MIAMI — David Stern thinks that when it comes to the NBA Finals, his last might be the best.
Stern's 30-year reign as NBA Commissioner will end Feb. 1, making this Miami-San Antonio series the final championship matchup of his tenure overseeing a league that has grown into a wildly successful international corporate giant under his watch.
Still, there's plenty of items remaining on Stern's to-do list, which is one of the reasons why he hasn't turned his final months into a victory lap of sorts.
"I'll savor it when it's over," Stern said Thursday in his annual pre-Finals news conference. "I'll look back on it. I do know every day that I have the best job in the world ... and I will remain committed to the continued success of the NBA. That's the thing I think about more than I think about looking backwards. I'm actually looking forward to helping the NBA in any way possible as it rises to continued new heights."
His last Finals might help the league reach those heights.
The Miami-San Antonio series features four former NBA Finals MVPs in Tim Duncan, Tony Parker, Dwyane Wade and LeBron James. It will almost certainly have a tremendous international following, because James is a global marketing icon, Wade wears shoes from a Chinese company and more than half of the Spurs' players were born outside the United States.
"I would say this is probably the most anticipated Finals in, who knows, 30 years," Stern said. "We've had a great run up to it."
Under Stern's watch, the league has become a $5 billion annual industry, with the NBA Finals broadcast in 215 countries — instead of being shown on tape-delay, as was the case in the early 1980s.
The NBA had 23 teams when Stern began; it now has 30. The Heat weren't even an idea when Stern began his tenure, and they're now a global brand themselves, having made the title round four times in the last eight seasons.
"He saved the league," Heat forward Shane Battier said. "People forget how drug-riddled and really on how much thin ice the league was on in the 1980s. Obviously, Magic Johnson and Michael Jordan and Larry Bird were the talents sort of behind that movement, but without David's marketing genius the league wouldn't be in its present form. He turned a small, professional, struggling league into a global giant. And it's not just about basketball anymore."
Stern announced last year that he would retire and be replaced his longtime deputy, Adam Silver, who has worked with him in five different capacities over the last 22 years.
Silver, in Stern's eyes, is more than ready for the job, and the current commissioner said providing for a plan of succession was vital.
"At some time an organization can use an infusion of different ideas," Stern said. "And at the same time, along the 30 years, there are a group of colleagues that now work at the NBA who have been doing it for a while, but they're very, very young at heart and push us and push each other. And I think it's their turn to shine as well a little bit more. So it's time to step down and step aside, while at the same time being willing to assist in any way I can, particularly internationally."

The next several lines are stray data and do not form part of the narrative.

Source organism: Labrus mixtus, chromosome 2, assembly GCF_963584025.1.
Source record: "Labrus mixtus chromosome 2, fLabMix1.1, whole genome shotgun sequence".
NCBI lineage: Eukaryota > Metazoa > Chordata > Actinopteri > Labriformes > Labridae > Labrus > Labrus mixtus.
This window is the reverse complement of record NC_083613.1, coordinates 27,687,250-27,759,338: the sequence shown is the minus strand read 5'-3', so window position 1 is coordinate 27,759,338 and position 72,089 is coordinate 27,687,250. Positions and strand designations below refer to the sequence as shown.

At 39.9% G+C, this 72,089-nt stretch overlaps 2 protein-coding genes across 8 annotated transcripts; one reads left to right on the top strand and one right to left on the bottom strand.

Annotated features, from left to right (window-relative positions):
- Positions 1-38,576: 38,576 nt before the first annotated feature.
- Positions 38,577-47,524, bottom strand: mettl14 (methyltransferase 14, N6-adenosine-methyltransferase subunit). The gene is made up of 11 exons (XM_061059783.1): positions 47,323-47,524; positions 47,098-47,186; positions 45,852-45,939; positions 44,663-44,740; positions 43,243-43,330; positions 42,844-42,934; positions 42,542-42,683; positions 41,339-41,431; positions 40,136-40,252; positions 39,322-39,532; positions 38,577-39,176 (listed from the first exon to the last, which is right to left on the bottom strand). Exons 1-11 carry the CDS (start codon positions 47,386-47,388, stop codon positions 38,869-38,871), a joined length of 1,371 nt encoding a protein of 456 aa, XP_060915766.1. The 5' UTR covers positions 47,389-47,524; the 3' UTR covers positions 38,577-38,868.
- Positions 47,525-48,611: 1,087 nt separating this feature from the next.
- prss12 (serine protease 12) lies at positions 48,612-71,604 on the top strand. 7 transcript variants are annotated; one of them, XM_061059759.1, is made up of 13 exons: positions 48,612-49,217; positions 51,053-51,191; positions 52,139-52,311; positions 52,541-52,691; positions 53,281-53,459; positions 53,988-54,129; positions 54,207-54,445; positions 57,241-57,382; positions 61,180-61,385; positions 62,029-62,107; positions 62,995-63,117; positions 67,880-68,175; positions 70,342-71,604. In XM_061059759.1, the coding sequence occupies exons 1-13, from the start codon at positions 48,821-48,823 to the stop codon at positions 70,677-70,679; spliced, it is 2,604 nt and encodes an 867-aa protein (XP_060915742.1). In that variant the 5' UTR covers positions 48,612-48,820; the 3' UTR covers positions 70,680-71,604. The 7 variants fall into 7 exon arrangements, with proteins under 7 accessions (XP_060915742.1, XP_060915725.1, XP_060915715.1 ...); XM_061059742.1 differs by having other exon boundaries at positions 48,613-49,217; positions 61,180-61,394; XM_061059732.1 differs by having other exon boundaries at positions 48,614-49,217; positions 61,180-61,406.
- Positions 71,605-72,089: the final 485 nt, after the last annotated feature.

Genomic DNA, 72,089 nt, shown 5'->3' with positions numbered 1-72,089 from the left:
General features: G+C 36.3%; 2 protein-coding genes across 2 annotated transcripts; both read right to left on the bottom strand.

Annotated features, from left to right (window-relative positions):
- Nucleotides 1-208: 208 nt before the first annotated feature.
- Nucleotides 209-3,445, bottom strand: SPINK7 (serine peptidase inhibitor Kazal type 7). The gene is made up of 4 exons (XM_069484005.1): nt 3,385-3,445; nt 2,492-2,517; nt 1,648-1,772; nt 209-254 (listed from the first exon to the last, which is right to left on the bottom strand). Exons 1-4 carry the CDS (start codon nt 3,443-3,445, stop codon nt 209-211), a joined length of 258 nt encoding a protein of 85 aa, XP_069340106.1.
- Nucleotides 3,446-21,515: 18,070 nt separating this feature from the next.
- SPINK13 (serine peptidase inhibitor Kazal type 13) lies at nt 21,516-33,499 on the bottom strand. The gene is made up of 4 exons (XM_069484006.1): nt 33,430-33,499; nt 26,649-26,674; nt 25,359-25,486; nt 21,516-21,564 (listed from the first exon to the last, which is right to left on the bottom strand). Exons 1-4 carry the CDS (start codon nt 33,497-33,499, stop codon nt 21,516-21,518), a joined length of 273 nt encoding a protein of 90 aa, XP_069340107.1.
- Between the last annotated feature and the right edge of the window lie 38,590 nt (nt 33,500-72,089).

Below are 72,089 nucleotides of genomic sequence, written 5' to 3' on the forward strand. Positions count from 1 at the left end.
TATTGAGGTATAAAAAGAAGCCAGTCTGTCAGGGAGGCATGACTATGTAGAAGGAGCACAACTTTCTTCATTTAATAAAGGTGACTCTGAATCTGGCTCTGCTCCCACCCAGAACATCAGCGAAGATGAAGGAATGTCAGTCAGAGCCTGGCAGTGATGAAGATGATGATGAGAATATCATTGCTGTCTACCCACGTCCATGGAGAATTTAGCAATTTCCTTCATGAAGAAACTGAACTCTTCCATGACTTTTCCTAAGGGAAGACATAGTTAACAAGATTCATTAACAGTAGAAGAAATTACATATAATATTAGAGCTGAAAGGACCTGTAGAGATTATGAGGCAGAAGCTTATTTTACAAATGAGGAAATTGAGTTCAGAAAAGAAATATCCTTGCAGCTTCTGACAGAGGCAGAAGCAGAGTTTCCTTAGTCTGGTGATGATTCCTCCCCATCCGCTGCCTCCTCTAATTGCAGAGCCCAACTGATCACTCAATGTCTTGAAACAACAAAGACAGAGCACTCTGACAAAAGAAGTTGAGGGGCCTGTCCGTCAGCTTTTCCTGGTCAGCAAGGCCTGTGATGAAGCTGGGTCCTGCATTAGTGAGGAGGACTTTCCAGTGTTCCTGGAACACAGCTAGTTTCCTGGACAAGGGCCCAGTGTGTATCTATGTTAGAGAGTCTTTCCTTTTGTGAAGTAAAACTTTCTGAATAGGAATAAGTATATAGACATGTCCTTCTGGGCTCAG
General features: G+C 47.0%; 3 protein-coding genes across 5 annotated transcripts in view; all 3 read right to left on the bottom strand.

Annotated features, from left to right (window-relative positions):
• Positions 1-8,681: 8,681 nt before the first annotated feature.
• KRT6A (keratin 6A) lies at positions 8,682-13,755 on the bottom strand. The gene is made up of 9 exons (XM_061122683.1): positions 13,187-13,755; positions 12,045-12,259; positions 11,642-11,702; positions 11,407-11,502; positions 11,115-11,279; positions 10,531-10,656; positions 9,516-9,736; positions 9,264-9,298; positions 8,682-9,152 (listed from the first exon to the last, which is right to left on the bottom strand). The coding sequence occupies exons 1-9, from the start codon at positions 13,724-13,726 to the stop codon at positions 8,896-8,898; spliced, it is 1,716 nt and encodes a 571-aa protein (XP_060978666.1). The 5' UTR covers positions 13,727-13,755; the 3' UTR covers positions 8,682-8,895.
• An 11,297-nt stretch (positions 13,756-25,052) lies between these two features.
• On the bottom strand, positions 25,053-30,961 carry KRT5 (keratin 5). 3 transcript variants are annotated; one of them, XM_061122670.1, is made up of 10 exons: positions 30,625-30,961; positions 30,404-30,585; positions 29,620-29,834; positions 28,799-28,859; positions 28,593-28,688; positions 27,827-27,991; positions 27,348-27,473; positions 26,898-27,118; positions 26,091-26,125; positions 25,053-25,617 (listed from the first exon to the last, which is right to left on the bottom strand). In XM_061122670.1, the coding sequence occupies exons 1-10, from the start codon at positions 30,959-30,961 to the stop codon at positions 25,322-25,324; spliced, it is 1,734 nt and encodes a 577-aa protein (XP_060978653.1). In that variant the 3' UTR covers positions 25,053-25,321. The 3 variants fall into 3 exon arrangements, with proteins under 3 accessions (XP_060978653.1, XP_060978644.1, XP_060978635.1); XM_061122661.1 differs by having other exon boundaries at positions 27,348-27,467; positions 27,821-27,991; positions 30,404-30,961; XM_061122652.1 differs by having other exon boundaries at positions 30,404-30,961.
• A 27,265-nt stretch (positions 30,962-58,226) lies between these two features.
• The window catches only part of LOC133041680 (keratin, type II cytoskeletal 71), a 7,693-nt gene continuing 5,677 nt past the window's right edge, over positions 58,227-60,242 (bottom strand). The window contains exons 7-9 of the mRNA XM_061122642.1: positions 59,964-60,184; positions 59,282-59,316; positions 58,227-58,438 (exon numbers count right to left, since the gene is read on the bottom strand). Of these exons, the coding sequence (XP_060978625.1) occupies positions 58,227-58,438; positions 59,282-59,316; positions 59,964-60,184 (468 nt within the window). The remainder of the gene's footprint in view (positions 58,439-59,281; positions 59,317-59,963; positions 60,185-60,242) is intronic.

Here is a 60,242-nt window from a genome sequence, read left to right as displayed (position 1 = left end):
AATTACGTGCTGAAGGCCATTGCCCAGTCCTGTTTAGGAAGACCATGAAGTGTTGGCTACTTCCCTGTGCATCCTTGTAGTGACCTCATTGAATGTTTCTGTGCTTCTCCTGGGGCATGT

The global game has been of importance to Stern for years. He has often spoken of the idea of having European teams in the NBA, which many people in the league believe will eventually happen. NBA players have starred in the Olympics since 1992, the league has had over 100 games contested in international cities, and Stern will keep trying to expand the league's reach abroad after he retires.
Heat coach Erik Spoelstra has already seen Stern's fingerprint on the game around the world.
"I've seen that when we go to the Philippines every summer," said Spoelstra, who is of Filipino descent. "You go into any sports store now anywhere in the world, you see NBA paraphernalia. And just the interest worldwide, how our game has grown globally, not only international players but the interest outside. Even though I was just a kid, I remember what the NBA was like before. And it was a far cry from right now. He deserves a large part of the credit."
Stern touched on a number of other issues, including:
—The league is looking into changing how it handles replay reviews in-game, including possibly having them handled off-site in a broadcast center. "We've got to find a way to make it a little smoother," Stern said.
—Flopping, which was a key point of emphasis for the league this year, will be discussed again at the league's competition committee meeting in San Antonio next week. "There's always a challenge of getting it right," Stern said.
—He called coaching changes, which have been plentiful since the regular season ended and even including the league's reigning coach of the year in Denver's George Karl, "a natural consequence" of a team having expectations to win immediately.
But most of Stern's final address revolved around memories, such as what the league went through in recent years with its most recent labor stoppage that led to the current collective bargaining agreement, and some of the other unforgettable moments of his tenure, like his fear for Magic Johnson when he learned that he had the HIV virus in 1991 and retired, followed by the joy of watching Johnson win the All-Star MVP award in Orlando a few months later.
No regrets, Stern said.
"I would just say that you look at the body of work and you say that he steered the good ship NBA in a productive way," Stern said. "We have had a lot that we've had to deal with in terms of crisis on the one hand and opportunity on the other. And we've dealt with the crises to protect the motherlode. We've dealt with the opportunity to take this league to a place we not only couldn't have anticipated, we couldn't have imagined."
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